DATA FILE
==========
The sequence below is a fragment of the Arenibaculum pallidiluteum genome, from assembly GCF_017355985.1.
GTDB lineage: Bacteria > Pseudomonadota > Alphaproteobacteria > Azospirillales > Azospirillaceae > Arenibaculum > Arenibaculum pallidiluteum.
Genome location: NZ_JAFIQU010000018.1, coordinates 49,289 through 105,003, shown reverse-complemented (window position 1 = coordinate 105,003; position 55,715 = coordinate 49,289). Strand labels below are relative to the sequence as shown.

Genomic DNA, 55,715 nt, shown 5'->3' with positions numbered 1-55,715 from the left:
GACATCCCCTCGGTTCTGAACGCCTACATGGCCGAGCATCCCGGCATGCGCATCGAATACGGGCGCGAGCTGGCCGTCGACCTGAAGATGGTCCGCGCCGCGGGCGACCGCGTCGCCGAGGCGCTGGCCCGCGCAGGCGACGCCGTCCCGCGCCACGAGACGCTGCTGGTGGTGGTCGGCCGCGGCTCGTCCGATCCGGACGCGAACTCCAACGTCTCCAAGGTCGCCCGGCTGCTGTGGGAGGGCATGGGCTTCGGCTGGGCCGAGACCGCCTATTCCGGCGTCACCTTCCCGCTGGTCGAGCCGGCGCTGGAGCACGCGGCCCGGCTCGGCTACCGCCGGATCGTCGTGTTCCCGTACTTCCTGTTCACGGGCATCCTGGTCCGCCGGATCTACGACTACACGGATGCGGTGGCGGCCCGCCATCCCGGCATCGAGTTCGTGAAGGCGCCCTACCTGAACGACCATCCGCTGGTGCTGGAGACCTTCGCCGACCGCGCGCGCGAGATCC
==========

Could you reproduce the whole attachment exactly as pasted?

The sequence below is a fragment of the Arenibaculum pallidiluteum genome, from assembly GCF_017355985.1.
GTDB lineage: Bacteria > Pseudomonadota > Alphaproteobacteria > Azospirillales > Azospirillaceae > Arenibaculum > Arenibaculum pallidiluteum.
Genome location: NZ_JAFIQU010000018.1, coordinates 49,289 through 105,003, shown reverse-complemented (window position 1 = coordinate 105,003; position 55,715 = coordinate 49,289). Strand labels below are relative to the sequence as shown.

Genomic DNA, 55,715 nt, shown 5'->3' with positions numbered 1-55,715 from the left:
GACATCCCCTCGGTTCTGAACGCCTACATGGCCGAGCATCCCGGCATGCGCATCGAATACGGGCGCGAGCTGGCCGTCGACCTGAAGATGGTCCGCGCCGCGGGCGACCGCGTCGCCGAGGCGCTGGCCCGCGCAGGCGACGCCGTCCCGCGCCACGAGACGCTGCTGGTGGTGGTCGGCCGCGGCTCGTCCGATCCGGACGCGAACTCCAACGTCTCCAAGGTCGCCCGGCTGCTGTGGGAGGGCATGGGCTTCGGCTGGGCCGAGACCGCCTATTCCGGCGTCACCTTCCCGCTGGTCGAGCCGGCGCTGGAGCACGCGGCCCGGCTCGGCTACCGCCGGATCGTCGTGTTCCCGTACTTCCTGTTCACGGGCATCCTGGTCCGCCGGATCTACGACTACACGGATGCGGTGGCGGCCCGCCATCCCGGCATCGAGTTCGTGAAGGCGCCCTACCTGAACGACCATCCGCTGGTGCTGGAGACCTTCGCCGACCGCGCGCGCGAGATCC